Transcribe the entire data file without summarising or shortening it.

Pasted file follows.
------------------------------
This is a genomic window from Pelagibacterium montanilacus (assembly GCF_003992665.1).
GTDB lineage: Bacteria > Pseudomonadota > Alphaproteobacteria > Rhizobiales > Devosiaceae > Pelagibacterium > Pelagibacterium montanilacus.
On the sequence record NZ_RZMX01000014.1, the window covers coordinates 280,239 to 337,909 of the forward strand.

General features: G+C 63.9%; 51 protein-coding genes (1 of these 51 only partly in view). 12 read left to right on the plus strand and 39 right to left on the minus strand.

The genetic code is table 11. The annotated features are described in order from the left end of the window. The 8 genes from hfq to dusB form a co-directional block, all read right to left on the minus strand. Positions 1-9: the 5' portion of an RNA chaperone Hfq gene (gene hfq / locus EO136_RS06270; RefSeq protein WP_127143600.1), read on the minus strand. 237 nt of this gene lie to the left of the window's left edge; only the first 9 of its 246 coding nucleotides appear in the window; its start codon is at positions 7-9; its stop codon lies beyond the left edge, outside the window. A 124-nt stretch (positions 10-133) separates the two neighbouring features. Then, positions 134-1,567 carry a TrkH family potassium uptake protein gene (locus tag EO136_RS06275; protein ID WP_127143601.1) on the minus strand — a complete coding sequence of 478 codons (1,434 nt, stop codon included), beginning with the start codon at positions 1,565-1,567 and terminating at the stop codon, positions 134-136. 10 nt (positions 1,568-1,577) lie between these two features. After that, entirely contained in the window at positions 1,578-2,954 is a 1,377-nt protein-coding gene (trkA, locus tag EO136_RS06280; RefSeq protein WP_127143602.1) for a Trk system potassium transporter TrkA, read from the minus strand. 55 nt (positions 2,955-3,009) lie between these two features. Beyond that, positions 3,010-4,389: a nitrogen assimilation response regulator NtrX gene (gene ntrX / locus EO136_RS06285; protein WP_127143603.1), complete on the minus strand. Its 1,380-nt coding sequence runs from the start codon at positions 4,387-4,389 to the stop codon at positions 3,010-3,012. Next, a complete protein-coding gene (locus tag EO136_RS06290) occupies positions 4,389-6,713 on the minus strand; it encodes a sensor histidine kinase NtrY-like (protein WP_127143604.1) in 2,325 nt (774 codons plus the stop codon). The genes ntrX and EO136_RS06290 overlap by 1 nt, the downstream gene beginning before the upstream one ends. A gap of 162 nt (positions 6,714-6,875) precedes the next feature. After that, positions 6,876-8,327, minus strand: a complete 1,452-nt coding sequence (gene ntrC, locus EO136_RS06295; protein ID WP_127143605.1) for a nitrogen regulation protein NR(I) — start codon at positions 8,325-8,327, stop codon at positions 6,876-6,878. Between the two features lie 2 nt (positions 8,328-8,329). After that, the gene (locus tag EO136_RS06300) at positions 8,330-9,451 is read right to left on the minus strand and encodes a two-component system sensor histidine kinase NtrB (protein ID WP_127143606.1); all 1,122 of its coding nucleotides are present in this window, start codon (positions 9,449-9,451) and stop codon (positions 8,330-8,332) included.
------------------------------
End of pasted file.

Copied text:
This is a genomic window from Pelagibacterium montanilacus (assembly GCF_003992665.1).
GTDB lineage: Bacteria > Pseudomonadota > Alphaproteobacteria > Rhizobiales > Devosiaceae > Pelagibacterium > Pelagibacterium montanilacus.
On the sequence record NZ_RZMX01000014.1, the window covers coordinates 280,239 to 337,909 of the forward strand.

General features: G+C 63.9%; 51 protein-coding genes (1 of these 51 only partly in view). 12 read left to right on the plus strand and 39 right to left on the minus strand.

The genetic code is table 11. The annotated features are described in order from the left end of the window. The 8 genes from hfq to dusB form a co-directional block, all read right to left on the minus strand. Positions 1-9: the 5' portion of an RNA chaperone Hfq gene (gene hfq / locus EO136_RS06270; RefSeq protein WP_127143600.1), read on the minus strand. 237 nt of this gene lie to the left of the window's left edge; only the first 9 of its 246 coding nucleotides appear in the window; its start codon is at positions 7-9; its stop codon lies beyond the left edge, outside the window. A 124-nt stretch (positions 10-133) separates the two neighbouring features. Then, positions 134-1,567 carry a TrkH family potassium uptake protein gene (locus tag EO136_RS06275; protein ID WP_127143601.1) on the minus strand — a complete coding sequence of 478 codons (1,434 nt, stop codon included), beginning with the start codon at positions 1,565-1,567 and terminating at the stop codon, positions 134-136. 10 nt (positions 1,568-1,577) lie between these two features. After that, entirely contained in the window at positions 1,578-2,954 is a 1,377-nt protein-coding gene (trkA, locus tag EO136_RS06280; RefSeq protein WP_127143602.1) for a Trk system potassium transporter TrkA, read from the minus strand. 55 nt (positions 2,955-3,009) lie between these two features. Beyond that, positions 3,010-4,389: a nitrogen assimilation response regulator NtrX gene (gene ntrX / locus EO136_RS06285; protein WP_127143603.1), complete on the minus strand. Its 1,380-nt coding sequence runs from the start codon at positions 4,387-4,389 to the stop codon at positions 3,010-3,012. Next, a complete protein-coding gene (locus tag EO136_RS06290) occupies positions 4,389-6,713 on the minus strand; it encodes a sensor histidine kinase NtrY-like (protein WP_127143604.1) in 2,325 nt (774 codons plus the stop codon). The genes ntrX and EO136_RS06290 overlap by 1 nt, the downstream gene beginning before the upstream one ends. A gap of 162 nt (positions 6,714-6,875) precedes the next feature. After that, positions 6,876-8,327, minus strand: a complete 1,452-nt coding sequence (gene ntrC, locus EO136_RS06295; protein ID WP_127143605.1) for a nitrogen regulation protein NR(I) — start codon at positions 8,325-8,327, stop codon at positions 6,876-6,878. Between the two features lie 2 nt (positions 8,328-8,329). After that, the gene (locus tag EO136_RS06300) at positions 8,330-9,451 is read right to left on the minus strand and encodes a two-component system sensor histidine kinase NtrB (protein ID WP_127143606.1); all 1,122 of its coding nucleotides are present in this window, start codon (positions 9,449-9,451) and stop codon (positions 8,330-8,332) included.